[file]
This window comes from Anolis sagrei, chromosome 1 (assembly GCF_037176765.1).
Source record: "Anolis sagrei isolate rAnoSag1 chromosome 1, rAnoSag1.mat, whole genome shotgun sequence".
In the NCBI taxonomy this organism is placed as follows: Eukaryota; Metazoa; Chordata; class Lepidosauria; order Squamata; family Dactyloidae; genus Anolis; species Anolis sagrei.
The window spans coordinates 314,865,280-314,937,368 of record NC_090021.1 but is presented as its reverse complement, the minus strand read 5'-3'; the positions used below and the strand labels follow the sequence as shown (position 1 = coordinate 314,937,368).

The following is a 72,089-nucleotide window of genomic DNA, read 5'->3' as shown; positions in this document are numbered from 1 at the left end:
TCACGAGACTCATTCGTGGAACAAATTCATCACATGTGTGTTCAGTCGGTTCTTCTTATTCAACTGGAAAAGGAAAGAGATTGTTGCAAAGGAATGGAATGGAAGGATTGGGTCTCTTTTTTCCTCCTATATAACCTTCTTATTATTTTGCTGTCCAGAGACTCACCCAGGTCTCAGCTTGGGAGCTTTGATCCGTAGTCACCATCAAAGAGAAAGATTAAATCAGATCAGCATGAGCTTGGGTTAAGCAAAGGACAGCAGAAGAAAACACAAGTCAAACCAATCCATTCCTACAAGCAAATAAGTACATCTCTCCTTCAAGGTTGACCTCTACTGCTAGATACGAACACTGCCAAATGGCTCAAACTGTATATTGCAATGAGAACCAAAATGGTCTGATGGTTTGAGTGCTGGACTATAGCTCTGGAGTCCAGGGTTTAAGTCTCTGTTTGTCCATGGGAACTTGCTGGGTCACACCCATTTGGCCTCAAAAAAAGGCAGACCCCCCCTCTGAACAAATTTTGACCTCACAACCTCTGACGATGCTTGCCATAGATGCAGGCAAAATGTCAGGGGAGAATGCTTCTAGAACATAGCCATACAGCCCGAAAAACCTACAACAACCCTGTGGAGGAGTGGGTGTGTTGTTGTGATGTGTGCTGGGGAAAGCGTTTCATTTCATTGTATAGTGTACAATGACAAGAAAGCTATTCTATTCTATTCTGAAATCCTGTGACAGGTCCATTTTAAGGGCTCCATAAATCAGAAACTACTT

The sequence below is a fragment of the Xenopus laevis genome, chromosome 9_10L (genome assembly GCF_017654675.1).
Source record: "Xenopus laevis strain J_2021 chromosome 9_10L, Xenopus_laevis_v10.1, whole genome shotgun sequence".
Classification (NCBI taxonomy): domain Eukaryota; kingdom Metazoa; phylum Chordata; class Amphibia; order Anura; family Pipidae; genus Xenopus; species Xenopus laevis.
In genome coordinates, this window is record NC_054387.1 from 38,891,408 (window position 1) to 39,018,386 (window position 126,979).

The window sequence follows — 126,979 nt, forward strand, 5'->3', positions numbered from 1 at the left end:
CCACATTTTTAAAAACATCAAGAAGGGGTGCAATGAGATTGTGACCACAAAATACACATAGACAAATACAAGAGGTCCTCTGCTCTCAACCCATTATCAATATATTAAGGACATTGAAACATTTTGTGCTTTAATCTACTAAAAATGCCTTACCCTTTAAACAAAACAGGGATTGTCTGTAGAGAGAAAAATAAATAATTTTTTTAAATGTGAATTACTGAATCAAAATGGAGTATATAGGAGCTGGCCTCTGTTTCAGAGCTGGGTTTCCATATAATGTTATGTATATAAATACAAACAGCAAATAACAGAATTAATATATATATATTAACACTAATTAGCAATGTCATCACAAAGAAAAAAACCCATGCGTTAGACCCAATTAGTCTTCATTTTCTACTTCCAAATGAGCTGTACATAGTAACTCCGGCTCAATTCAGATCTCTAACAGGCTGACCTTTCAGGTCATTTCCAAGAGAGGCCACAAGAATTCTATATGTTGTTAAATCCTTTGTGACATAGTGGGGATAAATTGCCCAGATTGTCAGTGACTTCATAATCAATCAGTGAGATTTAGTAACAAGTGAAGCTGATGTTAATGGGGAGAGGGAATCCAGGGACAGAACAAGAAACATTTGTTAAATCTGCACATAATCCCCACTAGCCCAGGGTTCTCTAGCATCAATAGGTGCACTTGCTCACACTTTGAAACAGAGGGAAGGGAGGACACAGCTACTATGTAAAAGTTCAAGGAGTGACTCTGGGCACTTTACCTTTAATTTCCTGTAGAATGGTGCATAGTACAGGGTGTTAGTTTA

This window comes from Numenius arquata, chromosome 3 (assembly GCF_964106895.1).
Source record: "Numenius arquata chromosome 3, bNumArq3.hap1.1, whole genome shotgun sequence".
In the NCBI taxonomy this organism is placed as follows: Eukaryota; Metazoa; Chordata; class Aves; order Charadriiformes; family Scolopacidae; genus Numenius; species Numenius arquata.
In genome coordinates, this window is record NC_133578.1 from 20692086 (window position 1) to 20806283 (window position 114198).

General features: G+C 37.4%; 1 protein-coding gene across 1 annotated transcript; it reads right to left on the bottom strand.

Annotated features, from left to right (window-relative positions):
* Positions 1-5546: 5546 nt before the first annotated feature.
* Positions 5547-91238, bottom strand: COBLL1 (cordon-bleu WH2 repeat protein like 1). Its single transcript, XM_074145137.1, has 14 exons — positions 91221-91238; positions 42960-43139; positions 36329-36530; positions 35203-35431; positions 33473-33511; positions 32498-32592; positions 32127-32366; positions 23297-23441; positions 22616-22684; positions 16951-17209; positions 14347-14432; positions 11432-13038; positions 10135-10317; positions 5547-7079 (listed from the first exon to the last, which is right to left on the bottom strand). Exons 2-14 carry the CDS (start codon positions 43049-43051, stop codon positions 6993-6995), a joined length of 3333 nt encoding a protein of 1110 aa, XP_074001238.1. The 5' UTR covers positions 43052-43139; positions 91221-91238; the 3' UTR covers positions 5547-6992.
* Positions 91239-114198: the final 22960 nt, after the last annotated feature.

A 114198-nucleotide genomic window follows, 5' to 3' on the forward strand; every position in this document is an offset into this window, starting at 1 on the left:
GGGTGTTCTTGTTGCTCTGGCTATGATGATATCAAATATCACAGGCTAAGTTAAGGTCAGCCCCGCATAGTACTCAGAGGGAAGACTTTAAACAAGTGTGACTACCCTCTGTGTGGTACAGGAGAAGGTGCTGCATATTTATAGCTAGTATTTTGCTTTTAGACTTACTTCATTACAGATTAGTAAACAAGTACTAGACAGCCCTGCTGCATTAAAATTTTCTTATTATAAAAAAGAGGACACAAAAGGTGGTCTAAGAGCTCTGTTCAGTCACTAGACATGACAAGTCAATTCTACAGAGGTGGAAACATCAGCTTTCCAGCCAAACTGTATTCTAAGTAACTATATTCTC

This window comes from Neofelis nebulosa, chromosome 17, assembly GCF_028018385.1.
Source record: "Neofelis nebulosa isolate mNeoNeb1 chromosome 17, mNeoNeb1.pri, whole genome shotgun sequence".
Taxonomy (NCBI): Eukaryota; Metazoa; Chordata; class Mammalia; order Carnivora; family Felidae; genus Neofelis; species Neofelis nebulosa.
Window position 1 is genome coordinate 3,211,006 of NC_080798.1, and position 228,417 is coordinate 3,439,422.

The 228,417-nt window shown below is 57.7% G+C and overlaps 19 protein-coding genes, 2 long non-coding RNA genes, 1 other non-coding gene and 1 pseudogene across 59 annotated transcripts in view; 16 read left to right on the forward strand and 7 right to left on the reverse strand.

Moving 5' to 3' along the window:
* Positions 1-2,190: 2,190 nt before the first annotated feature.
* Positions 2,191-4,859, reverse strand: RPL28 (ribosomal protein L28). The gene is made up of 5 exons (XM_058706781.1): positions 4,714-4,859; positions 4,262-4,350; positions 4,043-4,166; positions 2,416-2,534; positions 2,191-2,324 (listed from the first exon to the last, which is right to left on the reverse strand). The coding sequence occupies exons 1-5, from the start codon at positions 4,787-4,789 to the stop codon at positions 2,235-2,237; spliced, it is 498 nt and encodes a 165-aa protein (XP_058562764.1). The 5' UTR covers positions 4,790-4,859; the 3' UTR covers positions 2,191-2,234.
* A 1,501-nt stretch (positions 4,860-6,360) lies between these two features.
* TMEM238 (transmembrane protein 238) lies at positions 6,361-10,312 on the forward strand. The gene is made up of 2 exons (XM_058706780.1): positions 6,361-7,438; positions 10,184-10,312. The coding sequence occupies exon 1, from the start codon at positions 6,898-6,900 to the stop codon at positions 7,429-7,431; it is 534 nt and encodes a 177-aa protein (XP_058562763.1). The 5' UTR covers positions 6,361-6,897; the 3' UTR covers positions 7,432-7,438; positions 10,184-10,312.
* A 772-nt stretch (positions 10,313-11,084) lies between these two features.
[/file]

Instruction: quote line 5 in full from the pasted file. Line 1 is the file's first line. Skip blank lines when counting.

The following is a 72,089-nucleotide window of genomic DNA, read 5'->3' as shown; positions in this document are numbered from 1 at the left end: